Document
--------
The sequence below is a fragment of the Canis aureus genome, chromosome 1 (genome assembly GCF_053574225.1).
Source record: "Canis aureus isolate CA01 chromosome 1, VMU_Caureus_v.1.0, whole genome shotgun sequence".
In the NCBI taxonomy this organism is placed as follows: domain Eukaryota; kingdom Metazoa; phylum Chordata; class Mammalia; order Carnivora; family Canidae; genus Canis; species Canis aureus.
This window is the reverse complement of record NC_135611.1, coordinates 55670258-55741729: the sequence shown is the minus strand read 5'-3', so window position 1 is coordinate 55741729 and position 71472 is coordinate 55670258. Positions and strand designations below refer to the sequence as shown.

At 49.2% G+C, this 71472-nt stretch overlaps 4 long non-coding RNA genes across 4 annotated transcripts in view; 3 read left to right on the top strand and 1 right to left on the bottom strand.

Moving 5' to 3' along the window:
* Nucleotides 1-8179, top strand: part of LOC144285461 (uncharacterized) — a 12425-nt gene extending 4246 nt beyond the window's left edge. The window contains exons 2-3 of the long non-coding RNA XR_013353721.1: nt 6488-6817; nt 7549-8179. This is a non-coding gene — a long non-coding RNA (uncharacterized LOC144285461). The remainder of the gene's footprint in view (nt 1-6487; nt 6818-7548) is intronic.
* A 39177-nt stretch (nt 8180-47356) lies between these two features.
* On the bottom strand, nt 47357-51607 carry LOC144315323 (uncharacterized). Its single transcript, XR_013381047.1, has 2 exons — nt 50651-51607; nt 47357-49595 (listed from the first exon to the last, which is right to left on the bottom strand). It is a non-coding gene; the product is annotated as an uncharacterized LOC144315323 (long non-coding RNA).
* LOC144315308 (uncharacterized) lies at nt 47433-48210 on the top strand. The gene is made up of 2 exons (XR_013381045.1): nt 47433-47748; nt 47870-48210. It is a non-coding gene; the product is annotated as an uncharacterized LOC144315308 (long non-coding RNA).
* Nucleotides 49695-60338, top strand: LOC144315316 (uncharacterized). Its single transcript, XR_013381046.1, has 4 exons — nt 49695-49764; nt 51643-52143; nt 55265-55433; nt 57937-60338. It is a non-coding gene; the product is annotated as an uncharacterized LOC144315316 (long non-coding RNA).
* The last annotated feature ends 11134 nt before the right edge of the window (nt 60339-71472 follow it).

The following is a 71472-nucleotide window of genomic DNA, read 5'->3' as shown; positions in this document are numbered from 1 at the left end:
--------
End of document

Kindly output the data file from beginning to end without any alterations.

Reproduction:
The sequence below is a fragment of the Canis aureus genome, chromosome 1 (genome assembly GCF_053574225.1).
Source record: "Canis aureus isolate CA01 chromosome 1, VMU_Caureus_v.1.0, whole genome shotgun sequence".
In the NCBI taxonomy this organism is placed as follows: domain Eukaryota; kingdom Metazoa; phylum Chordata; class Mammalia; order Carnivora; family Canidae; genus Canis; species Canis aureus.
This window is the reverse complement of record NC_135611.1, coordinates 55670258-55741729: the sequence shown is the minus strand read 5'-3', so window position 1 is coordinate 55741729 and position 71472 is coordinate 55670258. Positions and strand designations below refer to the sequence as shown.

At 49.2% G+C, this 71472-nt stretch overlaps 4 long non-coding RNA genes across 4 annotated transcripts in view; 3 read left to right on the top strand and 1 right to left on the bottom strand.

Moving 5' to 3' along the window:
* Nucleotides 1-8179, top strand: part of LOC144285461 (uncharacterized) — a 12425-nt gene extending 4246 nt beyond the window's left edge. The window contains exons 2-3 of the long non-coding RNA XR_013353721.1: nt 6488-6817; nt 7549-8179. This is a non-coding gene — a long non-coding RNA (uncharacterized LOC144285461). The remainder of the gene's footprint in view (nt 1-6487; nt 6818-7548) is intronic.
* A 39177-nt stretch (nt 8180-47356) lies between these two features.
* On the bottom strand, nt 47357-51607 carry LOC144315323 (uncharacterized). Its single transcript, XR_013381047.1, has 2 exons — nt 50651-51607; nt 47357-49595 (listed from the first exon to the last, which is right to left on the bottom strand). It is a non-coding gene; the product is annotated as an uncharacterized LOC144315323 (long non-coding RNA).
* LOC144315308 (uncharacterized) lies at nt 47433-48210 on the top strand. The gene is made up of 2 exons (XR_013381045.1): nt 47433-47748; nt 47870-48210. It is a non-coding gene; the product is annotated as an uncharacterized LOC144315308 (long non-coding RNA).
* Nucleotides 49695-60338, top strand: LOC144315316 (uncharacterized). Its single transcript, XR_013381046.1, has 4 exons — nt 49695-49764; nt 51643-52143; nt 55265-55433; nt 57937-60338. It is a non-coding gene; the product is annotated as an uncharacterized LOC144315316 (long non-coding RNA).
* The last annotated feature ends 11134 nt before the right edge of the window (nt 60339-71472 follow it).

The following is a 71472-nucleotide window of genomic DNA, read 5'->3' as shown; positions in this document are numbered from 1 at the left end: